Upselling and Cross-selling for Hotels
Guests don’t stop spending money after they book a hotel room. Creating selling opportunities post-booking can bring in a great deal of additional revenue, and can go a long way towards improving the guest experience. Upselling and cross-selling have an enormous benefit to a hotel’s bottom line, and we want to share our favorite tips on how to do it right. As always, if you have any additional tips or questions send us an email at email@example.com.
Why Upselling and Cross-Selling are Important to Your Bottom Line
Upselling and cross-selling are two different tactics, but each method has the same goal: to generate revenue for your hotel. Upselling is the practice of offering customers elevated services for an additional cost, most commonly seen in the form of room upgrades. Cross-selling is the process of selling extra services, such as spa packages or a city tour. Both are incredibly useful. A guest won’t always think to ask for extras on his own, even if they will improve his visit. Providing the option for additional or upgraded services increases guest satisfaction, and the more positive the guest experience, the better your reviews. And guests are receptive to these selling techniques as well. A study by CTI found that 59% of hotel guests were sometimes or always interested in additional services, and only 13% reported that they were never interested. That being said, selling to guests is an art, and it’s essential that it be done properly.
Deciding What to Upsell and Cross-Sell
Creativity is paramount when deciding which services to highlight. Put yourself in guests’ shoes, and think about what they might want the most. A good rule of thumb is to come up with ideas that will make their stays more comfortable or more memorable. For upselling, room upgrades and late check-out are the most popular options among guests, as they increase comfort and can add an element of luxury. With cross-selling, your hotel can get more creative with options such as massages, meals at the hotel restaurant, or extras such as a bottle of champagne upon arrival. Personalization is key here, so the more information you have about guests, the better. For instance, a business traveler might be interested in booking additional space at the hotel for meetings. Those traveling with children may appreciate an upgrade to a larger room, or even a special family-oriented offering. Anticipating your guests’ needs before they do is the key to successful sales.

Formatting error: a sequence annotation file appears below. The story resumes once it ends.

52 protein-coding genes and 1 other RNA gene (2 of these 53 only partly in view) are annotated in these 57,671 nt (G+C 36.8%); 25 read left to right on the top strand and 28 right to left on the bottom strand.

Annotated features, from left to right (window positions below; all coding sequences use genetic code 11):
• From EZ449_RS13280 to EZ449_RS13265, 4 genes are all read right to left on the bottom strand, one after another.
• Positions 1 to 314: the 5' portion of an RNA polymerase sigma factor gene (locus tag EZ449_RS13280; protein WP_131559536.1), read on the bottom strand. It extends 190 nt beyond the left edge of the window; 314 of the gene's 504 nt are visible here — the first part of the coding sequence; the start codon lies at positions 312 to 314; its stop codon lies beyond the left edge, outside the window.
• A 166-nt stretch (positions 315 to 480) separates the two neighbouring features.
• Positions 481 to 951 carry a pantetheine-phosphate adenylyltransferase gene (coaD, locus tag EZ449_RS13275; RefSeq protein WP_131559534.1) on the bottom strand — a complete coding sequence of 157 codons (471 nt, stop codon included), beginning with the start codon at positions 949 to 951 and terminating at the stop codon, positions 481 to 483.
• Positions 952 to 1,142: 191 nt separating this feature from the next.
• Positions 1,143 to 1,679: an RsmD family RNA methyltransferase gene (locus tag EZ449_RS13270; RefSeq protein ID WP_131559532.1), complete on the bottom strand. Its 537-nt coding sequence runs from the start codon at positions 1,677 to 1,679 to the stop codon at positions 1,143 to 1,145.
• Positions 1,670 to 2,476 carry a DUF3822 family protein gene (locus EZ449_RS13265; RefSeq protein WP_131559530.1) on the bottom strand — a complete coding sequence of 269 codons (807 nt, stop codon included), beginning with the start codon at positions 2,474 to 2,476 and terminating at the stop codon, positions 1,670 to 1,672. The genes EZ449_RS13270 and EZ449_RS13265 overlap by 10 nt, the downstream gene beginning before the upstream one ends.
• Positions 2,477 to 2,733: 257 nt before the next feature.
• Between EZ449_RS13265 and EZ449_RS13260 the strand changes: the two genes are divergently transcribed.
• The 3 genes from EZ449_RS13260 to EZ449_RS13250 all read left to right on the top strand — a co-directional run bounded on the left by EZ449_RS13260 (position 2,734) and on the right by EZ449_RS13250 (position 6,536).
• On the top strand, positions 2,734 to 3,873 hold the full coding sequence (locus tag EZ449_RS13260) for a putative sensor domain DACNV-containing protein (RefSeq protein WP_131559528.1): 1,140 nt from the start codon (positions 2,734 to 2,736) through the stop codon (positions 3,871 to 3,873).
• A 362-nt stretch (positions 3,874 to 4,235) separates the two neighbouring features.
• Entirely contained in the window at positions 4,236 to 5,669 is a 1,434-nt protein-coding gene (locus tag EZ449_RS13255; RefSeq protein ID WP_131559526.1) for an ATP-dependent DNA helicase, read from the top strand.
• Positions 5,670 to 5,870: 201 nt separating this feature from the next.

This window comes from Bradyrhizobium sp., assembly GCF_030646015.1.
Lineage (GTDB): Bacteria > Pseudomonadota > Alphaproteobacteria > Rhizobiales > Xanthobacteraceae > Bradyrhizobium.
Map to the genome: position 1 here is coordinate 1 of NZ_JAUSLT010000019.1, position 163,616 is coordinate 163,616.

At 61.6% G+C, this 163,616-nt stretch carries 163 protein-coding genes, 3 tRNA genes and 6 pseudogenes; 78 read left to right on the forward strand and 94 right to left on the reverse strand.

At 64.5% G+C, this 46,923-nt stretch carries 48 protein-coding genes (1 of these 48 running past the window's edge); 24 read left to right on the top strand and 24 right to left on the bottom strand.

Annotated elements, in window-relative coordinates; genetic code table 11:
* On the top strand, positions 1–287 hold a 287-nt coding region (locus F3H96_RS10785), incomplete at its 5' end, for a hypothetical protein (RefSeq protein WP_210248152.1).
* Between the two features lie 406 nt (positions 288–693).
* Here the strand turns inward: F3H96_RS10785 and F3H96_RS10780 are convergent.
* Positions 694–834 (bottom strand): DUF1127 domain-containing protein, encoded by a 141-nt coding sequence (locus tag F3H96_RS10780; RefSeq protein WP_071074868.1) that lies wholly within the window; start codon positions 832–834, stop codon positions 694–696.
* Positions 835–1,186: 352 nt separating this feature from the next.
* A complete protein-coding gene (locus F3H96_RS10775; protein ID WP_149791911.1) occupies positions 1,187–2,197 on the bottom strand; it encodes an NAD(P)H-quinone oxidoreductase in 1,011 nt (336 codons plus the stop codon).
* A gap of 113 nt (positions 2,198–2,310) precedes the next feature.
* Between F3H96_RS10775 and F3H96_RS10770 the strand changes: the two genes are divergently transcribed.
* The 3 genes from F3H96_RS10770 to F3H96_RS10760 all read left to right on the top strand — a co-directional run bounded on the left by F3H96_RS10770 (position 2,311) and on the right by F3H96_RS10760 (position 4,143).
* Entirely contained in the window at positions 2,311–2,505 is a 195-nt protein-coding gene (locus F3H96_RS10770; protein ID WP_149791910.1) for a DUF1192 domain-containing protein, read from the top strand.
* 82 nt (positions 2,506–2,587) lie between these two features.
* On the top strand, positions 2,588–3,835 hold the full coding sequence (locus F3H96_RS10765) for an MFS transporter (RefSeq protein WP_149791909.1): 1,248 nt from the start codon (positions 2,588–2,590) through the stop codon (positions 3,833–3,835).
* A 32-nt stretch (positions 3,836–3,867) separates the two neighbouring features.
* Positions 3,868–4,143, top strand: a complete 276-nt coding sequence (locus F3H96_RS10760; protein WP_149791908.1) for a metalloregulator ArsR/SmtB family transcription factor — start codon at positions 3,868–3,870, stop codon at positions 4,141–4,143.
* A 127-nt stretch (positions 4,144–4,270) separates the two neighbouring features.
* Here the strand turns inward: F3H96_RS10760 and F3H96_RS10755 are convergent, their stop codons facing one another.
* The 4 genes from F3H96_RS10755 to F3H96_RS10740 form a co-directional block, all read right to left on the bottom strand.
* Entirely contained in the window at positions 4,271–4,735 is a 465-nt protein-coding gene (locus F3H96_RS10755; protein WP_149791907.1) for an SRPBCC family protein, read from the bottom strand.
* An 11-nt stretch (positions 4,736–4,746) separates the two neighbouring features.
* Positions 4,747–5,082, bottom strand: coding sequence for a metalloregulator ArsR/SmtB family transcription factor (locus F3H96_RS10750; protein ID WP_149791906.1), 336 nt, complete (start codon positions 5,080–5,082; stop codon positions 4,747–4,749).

Selling to Guests Throughout the Stay Cycle
You can upsell or cross-sell at any point throughout the stay cycle. During booking, offer additional options before a guest submits her final room selection. If this guest sees that she is able to get a nicer room for only $40 more, she might do so on the spot. This is the easiest, most passive form of upselling. From there, pre-arrival and confirmation emails give your hotel the opportunity to highlight services that can improve guests’ stays. Providing links to book additional services or make upgrades in these emails creates a no-pressure selling opportunity, and email is an excellent personalization tool. You can also pre-arrival emails to call attention to new or seasonal services and activities. After arrival, you can tap into your staff talent for a more personal touch, or harness technology to optimize upgrades and upsells.
Train Staff to Upsell and Cross-Sell
Once guests are on-property, your staff is your most powerful upselling tool. However, this is only true if they have the right training. First of all, staff need to know how to demonstrate value, and how to treat upgrades as unique opportunities. They should be experts on all types of rooms offered, which ones have a balcony or a city view, for example. Staff should also be able to tout the hotel’s best features. For example, if the hotel restaurant offers specialty omelets made to order, they should use this information to convince guests to add breakfast to their package. Making on-the-spot, personalized recommendations is another important skill. If a guest complains about travel difficulties upon arrival, a staff member might offer a spa package to help him relax.
Incentive programs are a common tool for encouraging upgrades, with commision available to staff who sell a guest on an upgraded room. These programs are a great way to motivate employees, but it’s important to have a defined structure for the upgrade process in order to avoid conflicts. Above all, staff should be courteous and not push too hard if a guest isn’t interested. Here are some tips to share with staff to encourage good upselling practices.
Hotels today have more upselling and cross-selling options than ever before. And we’re not just talking about emails. Guests are increasingly accessible and more receptive to personalized suggestions for improving their stay. SMS and push notifications, for example, allow hotels to contact guests at specific times with services or promotions they might be interested in. A well-timed push notification can inform guests of a specialty cocktail at the hotel bar during happy hour or the option for a late checkout on the morning of their departure. Technology allows for a personalization that makes guests more likely to take advantage of these offers, and makes booking additional services and upgrades easier than ever. We know firsthand that the best way to sell to guests is to make things as simple and personalized as possible. That’s why our A.I. Chatbot allows guests to arrange a late checkout and other services right from their mobile devices. Technology is truly one of the best tools for increasing revenue, and it’s up to your hotel to take advantage of all of the available options.